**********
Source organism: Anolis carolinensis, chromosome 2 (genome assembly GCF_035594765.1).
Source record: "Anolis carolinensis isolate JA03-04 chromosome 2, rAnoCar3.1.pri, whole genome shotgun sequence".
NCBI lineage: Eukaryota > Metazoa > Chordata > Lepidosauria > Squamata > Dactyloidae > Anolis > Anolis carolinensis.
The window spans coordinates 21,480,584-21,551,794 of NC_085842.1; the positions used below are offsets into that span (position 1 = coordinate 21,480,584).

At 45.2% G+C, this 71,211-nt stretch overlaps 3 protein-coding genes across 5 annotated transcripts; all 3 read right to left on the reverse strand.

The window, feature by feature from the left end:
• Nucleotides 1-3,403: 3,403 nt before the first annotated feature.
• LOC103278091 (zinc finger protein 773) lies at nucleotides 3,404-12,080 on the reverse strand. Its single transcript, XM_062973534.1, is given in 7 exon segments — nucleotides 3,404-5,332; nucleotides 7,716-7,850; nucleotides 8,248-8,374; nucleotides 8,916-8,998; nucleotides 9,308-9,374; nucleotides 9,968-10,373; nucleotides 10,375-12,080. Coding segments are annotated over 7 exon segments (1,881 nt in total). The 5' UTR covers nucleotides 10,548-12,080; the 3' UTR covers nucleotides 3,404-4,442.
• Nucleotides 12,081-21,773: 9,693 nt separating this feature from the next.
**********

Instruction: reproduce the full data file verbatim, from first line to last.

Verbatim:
Source organism: Anolis carolinensis, chromosome 2 (genome assembly GCF_035594765.1).
Source record: "Anolis carolinensis isolate JA03-04 chromosome 2, rAnoCar3.1.pri, whole genome shotgun sequence".
NCBI lineage: Eukaryota > Metazoa > Chordata > Lepidosauria > Squamata > Dactyloidae > Anolis > Anolis carolinensis.
The window spans coordinates 21,480,584-21,551,794 of NC_085842.1; the positions used below are offsets into that span (position 1 = coordinate 21,480,584).

At 45.2% G+C, this 71,211-nt stretch overlaps 3 protein-coding genes across 5 annotated transcripts; all 3 read right to left on the reverse strand.

The window, feature by feature from the left end:
• Nucleotides 1-3,403: 3,403 nt before the first annotated feature.
• LOC103278091 (zinc finger protein 773) lies at nucleotides 3,404-12,080 on the reverse strand. Its single transcript, XM_062973534.1, is given in 7 exon segments — nucleotides 3,404-5,332; nucleotides 7,716-7,850; nucleotides 8,248-8,374; nucleotides 8,916-8,998; nucleotides 9,308-9,374; nucleotides 9,968-10,373; nucleotides 10,375-12,080. Coding segments are annotated over 7 exon segments (1,881 nt in total). The 5' UTR covers nucleotides 10,548-12,080; the 3' UTR covers nucleotides 3,404-4,442.
• Nucleotides 12,081-21,773: 9,693 nt separating this feature from the next.